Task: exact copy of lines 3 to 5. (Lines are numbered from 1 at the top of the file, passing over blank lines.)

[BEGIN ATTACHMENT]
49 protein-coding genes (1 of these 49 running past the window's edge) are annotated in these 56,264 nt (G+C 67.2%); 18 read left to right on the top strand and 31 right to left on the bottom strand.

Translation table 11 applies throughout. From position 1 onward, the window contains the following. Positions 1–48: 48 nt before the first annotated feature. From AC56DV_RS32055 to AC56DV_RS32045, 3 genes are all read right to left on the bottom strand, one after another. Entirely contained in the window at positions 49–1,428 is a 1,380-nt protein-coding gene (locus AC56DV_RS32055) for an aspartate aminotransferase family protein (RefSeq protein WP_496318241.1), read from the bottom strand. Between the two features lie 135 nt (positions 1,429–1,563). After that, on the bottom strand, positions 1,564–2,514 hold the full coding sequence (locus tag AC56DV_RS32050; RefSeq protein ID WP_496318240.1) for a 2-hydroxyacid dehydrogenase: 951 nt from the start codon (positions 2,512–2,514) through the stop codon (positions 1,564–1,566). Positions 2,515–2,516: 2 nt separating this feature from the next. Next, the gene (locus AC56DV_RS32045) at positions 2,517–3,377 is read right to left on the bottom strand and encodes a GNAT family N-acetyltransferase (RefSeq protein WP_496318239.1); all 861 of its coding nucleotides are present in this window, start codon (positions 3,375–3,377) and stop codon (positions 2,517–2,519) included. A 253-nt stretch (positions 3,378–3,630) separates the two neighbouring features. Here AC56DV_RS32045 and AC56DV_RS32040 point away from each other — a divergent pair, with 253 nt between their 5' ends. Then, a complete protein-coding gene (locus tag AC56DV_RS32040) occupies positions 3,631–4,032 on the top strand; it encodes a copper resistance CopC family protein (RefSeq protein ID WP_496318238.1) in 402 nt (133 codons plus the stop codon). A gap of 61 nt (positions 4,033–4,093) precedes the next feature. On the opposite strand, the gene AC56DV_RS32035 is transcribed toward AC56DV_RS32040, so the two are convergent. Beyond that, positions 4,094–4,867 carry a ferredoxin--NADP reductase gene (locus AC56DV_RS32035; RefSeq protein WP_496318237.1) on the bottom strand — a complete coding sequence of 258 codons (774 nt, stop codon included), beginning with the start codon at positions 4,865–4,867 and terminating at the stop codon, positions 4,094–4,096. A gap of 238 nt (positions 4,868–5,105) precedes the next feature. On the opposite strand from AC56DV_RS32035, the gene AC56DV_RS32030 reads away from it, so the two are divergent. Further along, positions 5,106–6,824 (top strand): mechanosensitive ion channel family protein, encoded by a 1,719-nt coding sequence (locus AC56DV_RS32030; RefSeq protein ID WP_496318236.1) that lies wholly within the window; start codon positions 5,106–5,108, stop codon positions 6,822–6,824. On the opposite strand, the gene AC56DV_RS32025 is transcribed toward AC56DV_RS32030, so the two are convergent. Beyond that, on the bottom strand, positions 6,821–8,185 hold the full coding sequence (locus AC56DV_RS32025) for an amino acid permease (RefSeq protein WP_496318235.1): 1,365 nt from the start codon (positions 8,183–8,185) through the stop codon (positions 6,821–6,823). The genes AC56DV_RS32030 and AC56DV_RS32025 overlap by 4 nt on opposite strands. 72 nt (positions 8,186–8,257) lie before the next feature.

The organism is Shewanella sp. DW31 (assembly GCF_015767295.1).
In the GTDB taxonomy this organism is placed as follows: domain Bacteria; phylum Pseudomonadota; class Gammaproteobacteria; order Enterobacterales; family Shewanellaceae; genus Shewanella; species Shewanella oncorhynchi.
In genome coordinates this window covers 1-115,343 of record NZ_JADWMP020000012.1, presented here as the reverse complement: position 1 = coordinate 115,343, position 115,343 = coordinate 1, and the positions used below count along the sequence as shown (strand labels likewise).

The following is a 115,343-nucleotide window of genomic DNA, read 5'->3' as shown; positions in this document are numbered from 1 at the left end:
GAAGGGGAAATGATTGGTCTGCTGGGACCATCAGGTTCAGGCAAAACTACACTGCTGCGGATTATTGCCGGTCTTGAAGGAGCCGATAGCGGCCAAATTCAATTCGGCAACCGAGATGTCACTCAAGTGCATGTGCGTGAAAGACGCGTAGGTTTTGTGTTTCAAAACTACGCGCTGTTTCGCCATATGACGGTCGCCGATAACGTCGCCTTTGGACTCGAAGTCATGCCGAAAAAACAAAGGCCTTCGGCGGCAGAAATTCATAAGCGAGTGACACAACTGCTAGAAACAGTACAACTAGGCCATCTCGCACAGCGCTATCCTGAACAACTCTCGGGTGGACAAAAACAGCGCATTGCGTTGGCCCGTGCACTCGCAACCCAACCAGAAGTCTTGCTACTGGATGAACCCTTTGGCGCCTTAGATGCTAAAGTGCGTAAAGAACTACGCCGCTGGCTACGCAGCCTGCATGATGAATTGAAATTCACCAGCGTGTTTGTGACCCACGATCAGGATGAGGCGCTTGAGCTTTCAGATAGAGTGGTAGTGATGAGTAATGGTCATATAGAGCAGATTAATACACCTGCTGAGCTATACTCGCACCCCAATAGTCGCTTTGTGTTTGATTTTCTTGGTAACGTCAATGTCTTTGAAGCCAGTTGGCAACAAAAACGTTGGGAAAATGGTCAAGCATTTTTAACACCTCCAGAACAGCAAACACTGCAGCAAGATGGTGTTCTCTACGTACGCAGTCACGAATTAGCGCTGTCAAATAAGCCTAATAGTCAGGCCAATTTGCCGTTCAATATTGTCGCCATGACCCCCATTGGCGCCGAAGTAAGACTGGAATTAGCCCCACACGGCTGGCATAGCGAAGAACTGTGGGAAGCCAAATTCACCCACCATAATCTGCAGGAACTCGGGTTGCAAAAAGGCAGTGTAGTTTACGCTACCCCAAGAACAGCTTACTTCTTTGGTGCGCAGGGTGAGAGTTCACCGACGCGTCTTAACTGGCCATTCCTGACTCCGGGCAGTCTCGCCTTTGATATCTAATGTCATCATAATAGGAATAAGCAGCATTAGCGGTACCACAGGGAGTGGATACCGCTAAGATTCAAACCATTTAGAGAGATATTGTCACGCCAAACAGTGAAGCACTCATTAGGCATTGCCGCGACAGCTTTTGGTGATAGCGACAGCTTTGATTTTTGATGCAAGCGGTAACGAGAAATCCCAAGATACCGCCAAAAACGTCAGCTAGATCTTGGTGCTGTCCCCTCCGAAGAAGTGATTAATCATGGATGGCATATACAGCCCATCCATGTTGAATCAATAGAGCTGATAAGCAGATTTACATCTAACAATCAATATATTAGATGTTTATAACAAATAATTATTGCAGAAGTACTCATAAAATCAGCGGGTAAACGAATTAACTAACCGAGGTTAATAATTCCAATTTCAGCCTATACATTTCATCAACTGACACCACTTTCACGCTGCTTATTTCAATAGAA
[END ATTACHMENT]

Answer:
The organism is Shewanella sp. DW31 (assembly GCF_015767295.1).
In the GTDB taxonomy this organism is placed as follows: domain Bacteria; phylum Pseudomonadota; class Gammaproteobacteria; order Enterobacterales; family Shewanellaceae; genus Shewanella; species Shewanella oncorhynchi.
In genome coordinates this window covers 1-115,343 of record NZ_JADWMP020000012.1, presented here as the reverse complement: position 1 = coordinate 115,343, position 115,343 = coordinate 1, and the positions used below count along the sequence as shown (strand labels likewise).